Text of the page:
And, much to Shep’s chagrin and Deb’s delight, we had to leave Salt Pond before the “mutton” (or whatever mystery meat) was served.  Although we did not get to sample the goat…er, I mean sheep, we can report that Long Island had the best conch salad we have had to date!

Weeds and Fish

          Can’t help it…won’t even try.   Saltwater fishing has been in my blood since I was knee high to a grasshopper.  Isn’t blood mostly salt water anyway?   I don’t know exactly when my first saltwater fishing experience was, but the memory of that wonderful experience has left me wanting more and more.  I guess I was really just a tadpole when my dad took me on a fishing trip on a head boat out of San Diego.   It is indelibly etched somewhere deep inside, not just for the fishing part, but because growing up, I had so few “alone” times with my dad.  The second of six kids, I was only five when the third arrived, and four, five and six followed at regular two-year intervals.  Dad passed a few years back, but yesterday, St. Patrick’s Day was his birthday.  And, I caught a beautiful Mahi-Mahi on his birthday.  So, I remembered that I was the only real kid on this boat, and the deckhand and captain, in a move likely to insure their future job security, made sure I caught plenty of fish.  While I was off watching my pole with dad, they would hook a fish, slacken the line, and then ask me if I could hold their pole for a minute, while they got a drink, had a smoke… Wow, fish on!   It must have taken me three or four fish before I caught on to their “hook and hold”, but mostly, “hook Shep” on salt water fishing, antics!   This has been our best season yet, fishing and cruising on High ZZ’s in the Bahamas.  Mahi, big-eye tuna, snapper…have all jumped on our poles, until Deb says “no more fishing until we eat up what we already have in the fridge!”  Having returned to life on the salt water since retirement, I now know why something about my 32 years in the mountains of Virginia left me unfulfilled…the absence of saltwater fishing.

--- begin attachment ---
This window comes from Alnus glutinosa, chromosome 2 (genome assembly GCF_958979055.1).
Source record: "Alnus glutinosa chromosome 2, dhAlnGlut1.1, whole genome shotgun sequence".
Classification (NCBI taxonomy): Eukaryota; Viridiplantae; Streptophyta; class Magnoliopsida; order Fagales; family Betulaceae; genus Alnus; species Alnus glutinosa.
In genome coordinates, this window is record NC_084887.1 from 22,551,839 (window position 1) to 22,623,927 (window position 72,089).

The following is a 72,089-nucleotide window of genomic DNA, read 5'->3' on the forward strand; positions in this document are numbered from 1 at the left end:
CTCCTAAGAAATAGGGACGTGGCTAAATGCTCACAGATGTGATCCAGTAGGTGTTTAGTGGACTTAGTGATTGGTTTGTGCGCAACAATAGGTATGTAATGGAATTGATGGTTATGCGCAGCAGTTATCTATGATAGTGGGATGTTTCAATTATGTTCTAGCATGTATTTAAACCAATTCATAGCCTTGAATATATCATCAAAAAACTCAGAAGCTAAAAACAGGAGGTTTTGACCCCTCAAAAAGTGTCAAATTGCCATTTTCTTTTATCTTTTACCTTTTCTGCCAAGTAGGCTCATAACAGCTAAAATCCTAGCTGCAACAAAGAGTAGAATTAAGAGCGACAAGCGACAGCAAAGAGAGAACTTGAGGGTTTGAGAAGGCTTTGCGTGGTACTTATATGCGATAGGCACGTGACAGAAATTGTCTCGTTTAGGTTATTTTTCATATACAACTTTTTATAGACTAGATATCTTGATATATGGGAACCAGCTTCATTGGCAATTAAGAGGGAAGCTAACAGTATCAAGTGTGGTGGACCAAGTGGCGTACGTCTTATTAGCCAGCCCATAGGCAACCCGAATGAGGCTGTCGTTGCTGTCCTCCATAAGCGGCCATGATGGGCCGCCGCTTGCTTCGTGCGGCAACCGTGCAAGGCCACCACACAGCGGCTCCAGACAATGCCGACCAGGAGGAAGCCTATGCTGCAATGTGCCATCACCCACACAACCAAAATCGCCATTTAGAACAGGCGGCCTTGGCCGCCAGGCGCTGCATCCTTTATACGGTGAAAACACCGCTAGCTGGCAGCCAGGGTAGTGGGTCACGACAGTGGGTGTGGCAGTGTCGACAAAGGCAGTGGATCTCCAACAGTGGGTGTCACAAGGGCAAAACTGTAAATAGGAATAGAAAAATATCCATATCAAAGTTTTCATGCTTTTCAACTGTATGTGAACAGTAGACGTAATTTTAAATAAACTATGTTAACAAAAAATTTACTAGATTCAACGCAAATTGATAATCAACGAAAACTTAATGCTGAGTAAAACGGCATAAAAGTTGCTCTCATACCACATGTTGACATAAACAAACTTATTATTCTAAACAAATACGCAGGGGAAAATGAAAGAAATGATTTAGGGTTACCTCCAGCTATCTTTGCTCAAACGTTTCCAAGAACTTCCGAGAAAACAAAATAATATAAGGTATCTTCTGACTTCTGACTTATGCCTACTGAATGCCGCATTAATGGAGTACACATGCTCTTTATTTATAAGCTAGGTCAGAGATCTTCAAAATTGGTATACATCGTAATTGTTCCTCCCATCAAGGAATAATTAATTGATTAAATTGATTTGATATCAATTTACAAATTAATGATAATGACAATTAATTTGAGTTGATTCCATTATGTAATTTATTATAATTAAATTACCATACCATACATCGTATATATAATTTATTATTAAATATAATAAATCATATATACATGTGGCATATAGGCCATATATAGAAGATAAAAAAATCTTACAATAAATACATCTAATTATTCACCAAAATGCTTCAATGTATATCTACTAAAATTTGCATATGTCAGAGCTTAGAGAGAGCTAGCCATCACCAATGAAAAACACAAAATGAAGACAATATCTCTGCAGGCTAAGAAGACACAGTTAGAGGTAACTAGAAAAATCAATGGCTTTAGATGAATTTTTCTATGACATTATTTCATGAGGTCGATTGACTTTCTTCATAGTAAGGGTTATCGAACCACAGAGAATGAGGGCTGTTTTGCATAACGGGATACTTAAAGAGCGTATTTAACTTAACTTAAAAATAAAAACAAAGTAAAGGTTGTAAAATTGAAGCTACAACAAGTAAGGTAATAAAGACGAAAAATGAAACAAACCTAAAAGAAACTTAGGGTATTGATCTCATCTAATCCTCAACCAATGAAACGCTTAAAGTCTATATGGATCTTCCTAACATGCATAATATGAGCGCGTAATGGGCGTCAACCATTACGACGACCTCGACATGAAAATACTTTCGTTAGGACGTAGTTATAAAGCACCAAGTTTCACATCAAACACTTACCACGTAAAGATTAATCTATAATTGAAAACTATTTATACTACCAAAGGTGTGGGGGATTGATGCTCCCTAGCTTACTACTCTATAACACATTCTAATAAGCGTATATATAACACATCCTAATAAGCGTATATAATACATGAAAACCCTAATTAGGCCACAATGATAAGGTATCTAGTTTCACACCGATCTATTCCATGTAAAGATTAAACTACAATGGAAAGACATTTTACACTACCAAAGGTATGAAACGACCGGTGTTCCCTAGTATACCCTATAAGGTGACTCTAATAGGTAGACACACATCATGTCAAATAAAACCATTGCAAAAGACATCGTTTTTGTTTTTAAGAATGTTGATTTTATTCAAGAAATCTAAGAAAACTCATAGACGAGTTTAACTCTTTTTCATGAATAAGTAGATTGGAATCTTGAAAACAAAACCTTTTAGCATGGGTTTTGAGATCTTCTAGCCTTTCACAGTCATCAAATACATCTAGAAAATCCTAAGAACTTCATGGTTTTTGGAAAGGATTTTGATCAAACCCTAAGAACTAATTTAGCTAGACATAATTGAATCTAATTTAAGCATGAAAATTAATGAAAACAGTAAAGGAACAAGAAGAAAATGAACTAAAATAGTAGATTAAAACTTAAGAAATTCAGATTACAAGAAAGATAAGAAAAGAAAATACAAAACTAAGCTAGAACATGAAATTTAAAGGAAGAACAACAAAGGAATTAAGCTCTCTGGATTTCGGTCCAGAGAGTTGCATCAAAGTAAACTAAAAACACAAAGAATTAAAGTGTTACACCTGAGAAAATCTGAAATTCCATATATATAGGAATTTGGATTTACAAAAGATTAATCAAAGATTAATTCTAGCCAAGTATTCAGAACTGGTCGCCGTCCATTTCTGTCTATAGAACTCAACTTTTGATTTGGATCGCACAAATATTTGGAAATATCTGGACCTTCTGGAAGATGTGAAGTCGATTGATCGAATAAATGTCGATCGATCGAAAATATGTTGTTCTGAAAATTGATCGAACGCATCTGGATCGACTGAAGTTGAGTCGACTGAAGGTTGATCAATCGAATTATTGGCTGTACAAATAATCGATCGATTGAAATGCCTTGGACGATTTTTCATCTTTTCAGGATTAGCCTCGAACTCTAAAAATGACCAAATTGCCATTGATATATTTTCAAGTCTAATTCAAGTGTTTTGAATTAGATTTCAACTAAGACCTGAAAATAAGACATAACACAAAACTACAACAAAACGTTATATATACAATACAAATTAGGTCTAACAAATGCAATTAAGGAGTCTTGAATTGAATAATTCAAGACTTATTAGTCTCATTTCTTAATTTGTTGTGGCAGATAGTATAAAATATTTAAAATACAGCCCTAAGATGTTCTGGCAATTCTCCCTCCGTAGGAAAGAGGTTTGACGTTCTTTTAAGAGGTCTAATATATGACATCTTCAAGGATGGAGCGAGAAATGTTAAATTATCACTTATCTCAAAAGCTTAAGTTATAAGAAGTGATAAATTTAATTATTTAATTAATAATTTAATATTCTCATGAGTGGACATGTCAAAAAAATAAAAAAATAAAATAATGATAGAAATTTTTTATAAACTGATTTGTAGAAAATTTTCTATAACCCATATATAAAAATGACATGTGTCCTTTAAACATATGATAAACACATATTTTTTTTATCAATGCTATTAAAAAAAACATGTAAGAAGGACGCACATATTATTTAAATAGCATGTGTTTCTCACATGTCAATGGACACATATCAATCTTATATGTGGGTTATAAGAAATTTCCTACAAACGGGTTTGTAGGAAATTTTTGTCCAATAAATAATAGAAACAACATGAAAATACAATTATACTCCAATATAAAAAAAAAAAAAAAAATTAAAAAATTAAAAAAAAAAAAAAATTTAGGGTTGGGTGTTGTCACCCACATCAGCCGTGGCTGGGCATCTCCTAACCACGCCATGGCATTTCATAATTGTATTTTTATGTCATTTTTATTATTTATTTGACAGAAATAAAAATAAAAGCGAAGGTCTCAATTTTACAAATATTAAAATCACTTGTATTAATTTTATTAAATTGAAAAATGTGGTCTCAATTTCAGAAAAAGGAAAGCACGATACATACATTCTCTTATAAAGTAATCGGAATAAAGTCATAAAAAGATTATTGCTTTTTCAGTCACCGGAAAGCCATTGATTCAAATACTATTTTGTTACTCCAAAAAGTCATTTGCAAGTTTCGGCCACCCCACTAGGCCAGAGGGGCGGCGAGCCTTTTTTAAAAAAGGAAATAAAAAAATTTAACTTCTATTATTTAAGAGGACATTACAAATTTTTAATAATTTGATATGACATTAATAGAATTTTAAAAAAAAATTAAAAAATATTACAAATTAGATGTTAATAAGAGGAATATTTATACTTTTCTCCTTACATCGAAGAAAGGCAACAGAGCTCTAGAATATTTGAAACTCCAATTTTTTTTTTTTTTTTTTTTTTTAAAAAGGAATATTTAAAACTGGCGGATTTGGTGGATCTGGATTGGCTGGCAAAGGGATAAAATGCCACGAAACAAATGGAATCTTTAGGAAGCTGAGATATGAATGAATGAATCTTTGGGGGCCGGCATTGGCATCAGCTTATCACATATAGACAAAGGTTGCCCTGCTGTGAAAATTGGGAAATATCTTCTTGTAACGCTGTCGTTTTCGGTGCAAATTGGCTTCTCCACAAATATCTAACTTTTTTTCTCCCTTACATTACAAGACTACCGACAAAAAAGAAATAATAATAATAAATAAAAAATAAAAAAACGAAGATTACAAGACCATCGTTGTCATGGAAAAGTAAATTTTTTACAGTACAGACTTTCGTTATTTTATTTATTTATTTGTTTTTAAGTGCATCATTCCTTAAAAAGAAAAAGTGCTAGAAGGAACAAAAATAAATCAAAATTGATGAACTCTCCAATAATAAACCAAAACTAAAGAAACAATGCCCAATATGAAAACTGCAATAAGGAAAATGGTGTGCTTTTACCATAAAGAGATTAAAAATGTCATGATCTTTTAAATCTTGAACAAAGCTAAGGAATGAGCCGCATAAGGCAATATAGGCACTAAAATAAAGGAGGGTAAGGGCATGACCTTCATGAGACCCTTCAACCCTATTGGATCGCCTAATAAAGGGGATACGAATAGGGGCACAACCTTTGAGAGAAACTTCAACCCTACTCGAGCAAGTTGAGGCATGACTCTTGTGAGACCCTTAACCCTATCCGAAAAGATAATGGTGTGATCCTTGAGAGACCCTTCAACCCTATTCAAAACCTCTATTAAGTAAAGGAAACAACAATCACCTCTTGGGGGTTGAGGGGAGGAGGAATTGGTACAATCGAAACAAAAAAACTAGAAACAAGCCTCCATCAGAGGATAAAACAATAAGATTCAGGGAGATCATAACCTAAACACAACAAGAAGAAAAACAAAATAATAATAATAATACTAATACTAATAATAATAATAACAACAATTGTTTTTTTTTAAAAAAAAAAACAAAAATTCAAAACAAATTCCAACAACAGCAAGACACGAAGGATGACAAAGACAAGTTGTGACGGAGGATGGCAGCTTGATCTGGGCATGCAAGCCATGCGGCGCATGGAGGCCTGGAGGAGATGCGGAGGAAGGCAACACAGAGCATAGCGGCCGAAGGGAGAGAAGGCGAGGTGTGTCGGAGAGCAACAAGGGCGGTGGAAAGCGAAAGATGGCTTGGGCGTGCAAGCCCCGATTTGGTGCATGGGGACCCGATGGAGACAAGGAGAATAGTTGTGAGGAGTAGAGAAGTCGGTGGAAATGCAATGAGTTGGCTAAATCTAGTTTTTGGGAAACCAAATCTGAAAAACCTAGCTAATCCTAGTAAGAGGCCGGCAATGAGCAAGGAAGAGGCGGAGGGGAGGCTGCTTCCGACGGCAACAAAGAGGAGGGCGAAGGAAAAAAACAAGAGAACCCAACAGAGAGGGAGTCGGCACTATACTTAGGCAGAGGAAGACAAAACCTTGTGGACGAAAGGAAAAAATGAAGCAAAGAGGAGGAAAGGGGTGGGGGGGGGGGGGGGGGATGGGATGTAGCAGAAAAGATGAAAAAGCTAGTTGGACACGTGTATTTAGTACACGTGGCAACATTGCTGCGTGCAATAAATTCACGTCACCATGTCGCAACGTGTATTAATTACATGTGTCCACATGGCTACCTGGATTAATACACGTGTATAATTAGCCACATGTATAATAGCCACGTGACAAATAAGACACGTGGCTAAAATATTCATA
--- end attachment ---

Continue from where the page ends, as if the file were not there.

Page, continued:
Weeds, damn, blank-a-ty, blank, s—ty weeds!   We may have boated many more fish, if it weren’t for all the seaweed catching on our lures.   There is so much seaweed, the small floating bladder encrusted type, in the Bahamas, that we have to keep reeling in, and clearing the weeds from our hooks so frequently, that the lures seem out of the water as much as they are in.  This is probably why all the lures you see for sale here in the Bahamas have single hooks.   Many of my lures are so old, dating back from my teen and 20-something years fishing off the coast of California, that they still have the original double hooks on them.  Double hooks catch and hold mush more weed than single hooks.  Must get rid of the doubled hooks…must get rid of the weeds!

Weeds!  Weeds choke off the things that we like, the positive things.  Weeds choke off our garden vegetables; weeds block the sunlight and choke out our flower beds; weeds choke out our lures from catching fish.  Weeds are like negative thoughts.  They choke off our positive vibe, they block out good memories.  We can’t go to that island, there are too few places to hide from storms.   We must not enter the banks thru that channel, it is so narrow and shallow that it seems daunting.   How will we ever see a sunset there?  It is just too far to go against the prevailing winds and swell.  Just weeds!  Block them out, remove them from your hooks, think positive thoughts, have your best Bahamas cruise ever!


Shenanigans in Georgetown

High ZZ’s Code Flags

Interesting word: shenanigans.   If you are thinking…well, BOORING!… this is just the same title as last year’s blog from there; well you are partially correct.   Webster’s definitions: tricky or questionable practices or conduct, and high-spirited or mischievous activity, are kind of like “Fun and Games”, the title of last year’s Georgetown blog.  But shenanigans seems to encompass much, much more, and is more suited to the things that happened at this year’s Cruisers Regatta.


Yes, we did play “fun” volleyball this year, but we added beach golf.  Yes, we did participate in the Poker Run.  But so much more happened during our stay in Elizabeth Harbor, some questionable, some mischievous, that a better blog title was in order.  Volleyball was more fun than last year (for Shep).  Yes, “we” only won one game, same record as last year.  But, unlike last year, Deb and Shep were on separate teams; and Shep’s team beat Deb’s team, for a combined record of 1 and 9.  Beach golf was a hoot!  All pitch and no putt (80 yd. longest hole), it consisted of 9 holes, each a par 3, all shots are teed up, and the “hole” is a 10ft diameter, seaweed circle.  For the first time in Shep’s golfing career, he finished a “round” of golf in under par!!!  But he was just out of the sudden death playoff, as four others had 3-under 24’s.